Lionel Richie has been a successful part of the music world for more than half a century. During that time, he became one of only two songwriters in history to have No. 1 records for nine consecutive years. Along with selling more than 125 million albums worldwide, he also has been awarded an Oscar, a Golden Globe, four Grammy Awards and been a Kennedy Center Honoree in 2017.

His impact on the music world – that continues with his being a judge on ABC’s “American Idol” – has earned Richie the Library of Congress Gershwin Prize for Popular Song. “Lionel Richie: The Library of Congress Gershwin Prize for Popular Song” will be televised at 9 p.m. May 17 on Valley PBS.

The annual award honors living musical artists whose lifetime contributions in the field of popular song exemplify the standard of excellence associated with George and Ira Gershwi, by promoting the genre of song as a vehicle of cultural understanding and inspiring new generations of musicians.  Past winners have included Paul Simon, Paul McCartney, Billy Joel, Carole King, Tony Bennett and Garth Brooks.

Richie was surprised when he was told of the honor because the Alabama native always has always just considered himself a very simple songwriter.

“People always think there’s a logical reason for why you do certain things.  I was a very simple lyricist,” Richie says. “I kind of learned this over the years that people recognize simplicity better than they recognize a lot of notes and a lot of words that they don’t understand.  So I kind of fell into that just by accident. 

“But when I say that, that’s how I write.  I am from Tuskegee, Ala.  It can’t get any simpler than that in terms of growing up in life.  But on the university campus, it helped me thread together those various phrases to come out in a simple way to put things.”

Richie formed several R&B groups in the mid-1960s but it wasn’t until he became a singer and saxophone player for the Commodores that his career really launched. The group produced the chart-topping songs ‘Still,” “Easy” and “Three Times a Lady.’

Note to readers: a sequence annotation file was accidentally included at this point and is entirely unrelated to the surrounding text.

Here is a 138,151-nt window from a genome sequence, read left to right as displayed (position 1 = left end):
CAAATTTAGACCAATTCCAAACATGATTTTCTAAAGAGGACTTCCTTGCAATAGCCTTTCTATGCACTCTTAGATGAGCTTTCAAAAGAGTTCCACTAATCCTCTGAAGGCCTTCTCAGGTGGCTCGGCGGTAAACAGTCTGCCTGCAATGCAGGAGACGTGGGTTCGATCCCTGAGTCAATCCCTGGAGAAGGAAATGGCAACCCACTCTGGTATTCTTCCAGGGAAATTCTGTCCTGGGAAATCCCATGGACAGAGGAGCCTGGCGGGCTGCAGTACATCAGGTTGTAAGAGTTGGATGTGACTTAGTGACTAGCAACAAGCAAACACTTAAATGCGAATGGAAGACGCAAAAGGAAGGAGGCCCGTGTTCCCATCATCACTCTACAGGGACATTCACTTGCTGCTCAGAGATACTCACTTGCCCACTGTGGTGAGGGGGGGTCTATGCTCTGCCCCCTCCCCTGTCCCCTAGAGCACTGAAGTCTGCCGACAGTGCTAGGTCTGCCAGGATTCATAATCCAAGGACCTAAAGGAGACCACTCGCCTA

There has also been a long list of solo success for Richie with “Endless Love,” “Lady,” “Truly,” “All Night Long,” “Penny Lover,” “Stuck on You,” “Hello,” “Say You, Say Me” and “Dancing on the Ceiling.” He co-wrote “We Are the World” for U.S.A for Africa. Richie is one of only two sole songwriters who has written eight No. 1 hits on the Billboard Hot 100 charts.

Richie credits a higher source for all of the musical success he has found over the decades.

“The songs are all God,” Richie says. “I’d love to explain to you where and what and how, but I was inspired.  I was divinely guided. How it gets to me is probably divinely guided; that’s all I can say.  Because there are only 12 notes, and so to find the right three, that’s all you need to make a complete record, but you need four if you want to go and really show off.

“Me and God have figured out how to manipulate those 12 notes. And I’m here to this day trying to explain how I got here.  But it really is quite a ride.”

And, the ride never slowed. With his All the Hits, All Night Long Tour, Richie sold out arenas and in recent years, he also headlined festivals including Bonnaroo, Outside Lands and Glastonbury, drawing the festival’s biggest crowd ever with more than 200,000 attendees. In spring 2019, Lionel was named Global Ambassador and Chairman of the Global Ambassador Group for the Prince’s Trust, a charity founded in 1976 by Charles, Prince of Wales that helps young people all over the world achieve their dreams and transform their lives.

The secret to Richie’s long and successful career comes down to one thing. He has always been a daydreamer.

“I could not keep my mind on what was happening in front of me to save my life. I didn’t realize that daydreaming, that drifting off, was that other place that I write songs, but I didn’t know I was a songwriter,” Richie says. “I didn’t realize that the words I was thinking about were actually poetic until I started writing it down. 

“So my process is very simple.  Anywhere and everywhere I am on any occasion it comes to me.  I either write it down, walk out of the room.  If I’m having a conversation, God help you, I am going to drift off for a minute and write it down somewhere.  The melody comes first, and then you go back and fill in the dah, dahs.  That’s the actual process.  That’s the simple version of it.”

That simple process has worked well enough to earn Richie another major award.